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I read your article(SQL Server partitioning: not the answer to everything) and being amazing of use partitioning for my case or not I must to store about 1000 record per a second this data is about location of mobile nodes, these data make my database too huge do you think i must partitioning my database or not(I have so much reporting in future).

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"your article"... presumably aimed at Brent Ozar? brentozar.com/archive/2008/06/… – Marc Gravell Feb 22 '09 at 9:46
    
How big are those records? This makes a big difference. – Richard Feb 22 '09 at 16:24

1000 a second isn't that much.

  • Is it every second of 24/7?
  • In a defined window?
  • Is it a peak of 1000 per second but usually less?

We have a recent system growing at 20 million rows/month (after tidy ups of say another 50-80 million) and we're not thinking of anything like partitioning.

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Only if it 1000 every second. At that level, surely they'd have MS in to design their system instead of asking on a public forum... Random thought: they'll have no maintenance window, ever. Oh what fun. – gbn Feb 22 '09 at 17:00
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I disagree. In my opinion 86 million records (1000 X 60 X 60 X 24) a day is quite a significant number of records. Particularly given the post indicates the use of spatial data types. A platform that is easily scalable seems to be required, SQL Server may not be the appropriate choice here. – John Sansom Feb 22 '09 at 17:03
    
Also OP may be assuming partitioning for reporting offload? – gbn Feb 22 '09 at 17:13

That's a lot of data.

What is the lifecycle of the data i.e. do you only need to store the records for a finite amount of time? For example after a month, perhaps certain data can be archived off or moved to a Data warehouse?

Given the volume of data that you intend to work with you are probably going to want to use an architecture that scales easily? For this reason you may want to look at using Cloud type services such as Amazon Ec2, or SQL Data Services on the Azure Platform.

http://aws.amazon.com/ec2/

http://www.microsoft.com/azure/data.mspx

Perhaps if you provide more specific details about what it is you are actually looking to do i.e. what business process you are looking to support, we may be able to provide more specific assistance.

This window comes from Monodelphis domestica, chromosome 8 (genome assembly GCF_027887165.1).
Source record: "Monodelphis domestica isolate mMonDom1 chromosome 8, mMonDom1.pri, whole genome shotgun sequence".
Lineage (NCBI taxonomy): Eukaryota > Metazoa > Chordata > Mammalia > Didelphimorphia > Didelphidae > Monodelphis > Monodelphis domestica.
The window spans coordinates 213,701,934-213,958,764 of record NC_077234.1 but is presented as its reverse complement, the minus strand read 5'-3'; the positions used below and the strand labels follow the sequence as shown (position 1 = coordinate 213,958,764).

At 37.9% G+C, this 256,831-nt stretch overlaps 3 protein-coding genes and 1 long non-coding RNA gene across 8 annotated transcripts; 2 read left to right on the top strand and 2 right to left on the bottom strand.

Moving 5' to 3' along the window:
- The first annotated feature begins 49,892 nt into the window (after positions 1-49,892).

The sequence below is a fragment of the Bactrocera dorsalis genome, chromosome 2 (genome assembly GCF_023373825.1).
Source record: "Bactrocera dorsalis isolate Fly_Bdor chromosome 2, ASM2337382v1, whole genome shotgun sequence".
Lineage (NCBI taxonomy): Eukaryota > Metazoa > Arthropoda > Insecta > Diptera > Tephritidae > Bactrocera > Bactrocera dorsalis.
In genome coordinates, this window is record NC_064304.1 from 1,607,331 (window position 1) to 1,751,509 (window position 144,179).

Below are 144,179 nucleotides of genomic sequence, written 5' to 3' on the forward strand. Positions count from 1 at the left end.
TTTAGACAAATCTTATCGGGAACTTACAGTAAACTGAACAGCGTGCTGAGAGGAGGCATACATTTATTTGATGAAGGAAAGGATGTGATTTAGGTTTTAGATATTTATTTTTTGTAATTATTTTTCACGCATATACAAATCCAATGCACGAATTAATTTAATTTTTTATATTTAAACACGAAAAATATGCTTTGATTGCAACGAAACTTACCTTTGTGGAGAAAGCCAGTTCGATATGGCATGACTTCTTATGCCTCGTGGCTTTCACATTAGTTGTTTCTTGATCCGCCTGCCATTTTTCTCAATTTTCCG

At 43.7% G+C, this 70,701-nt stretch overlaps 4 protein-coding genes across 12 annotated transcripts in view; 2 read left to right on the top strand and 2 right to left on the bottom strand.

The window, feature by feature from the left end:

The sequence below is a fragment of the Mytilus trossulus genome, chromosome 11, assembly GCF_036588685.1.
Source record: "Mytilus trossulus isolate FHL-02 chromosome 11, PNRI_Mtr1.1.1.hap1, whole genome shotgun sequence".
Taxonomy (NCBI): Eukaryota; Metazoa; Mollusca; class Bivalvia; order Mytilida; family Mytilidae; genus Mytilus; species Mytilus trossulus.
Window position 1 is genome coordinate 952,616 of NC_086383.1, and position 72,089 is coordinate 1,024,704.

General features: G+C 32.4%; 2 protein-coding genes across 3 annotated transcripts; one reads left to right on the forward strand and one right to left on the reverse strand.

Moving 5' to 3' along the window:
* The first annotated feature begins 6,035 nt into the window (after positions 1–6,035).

Without such details it is not possible to ascertain whether or not SQL Server Partitioning would be an appropriate design approach for you.

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You might need to look at a different RDMS. I would take a look at Vertica.

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Presuming the table in question is indexed, then one of two options is certainly warranted when any of the indexes outgrow the available RAM. Not surprisingly, one of them is, increase RAM. The other of course is vertical partitioning.

gbn's answer provides some good things to consider which you have not mentioned, such as how many records per month (or week, or day) are being added. Richard's comment as to how big the (average) record is is also significant, particularly in terms of how big the average records for the indexes are, presuming the indexes do not include all the fields from the table.

gbn's answer however also seems a bit reckless to me. Growing at 20 million rows per month and not even "thinking of anything like partitioning". Without sufficient metrics as alluded to above, this is a possible recipe for disaster. You should at least be thinking about it, even it just to determine how long you can sustain your current and/or expected rate of growth, before needing to consider more RAM or partitioning.

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We'll think about it when we need to: we've removed some indexes, narrowed some data types and dropped an unused column. At this point, we don't need partitioning. We also don't have definitive answer about how long to retain data: we may simply move older data into a separate table. – gbn May 10 '09 at 5:41
    
My point is though, that you actually ARE thinking about partitioning, or at least the issues that could lead up to that possibility. One could also argue that moving older data into a separate table is a form of partitioning, bearing in mind, I am answering this in a more general context than "SQL Server" partitioning. – George Jempty May 10 '09 at 11:48

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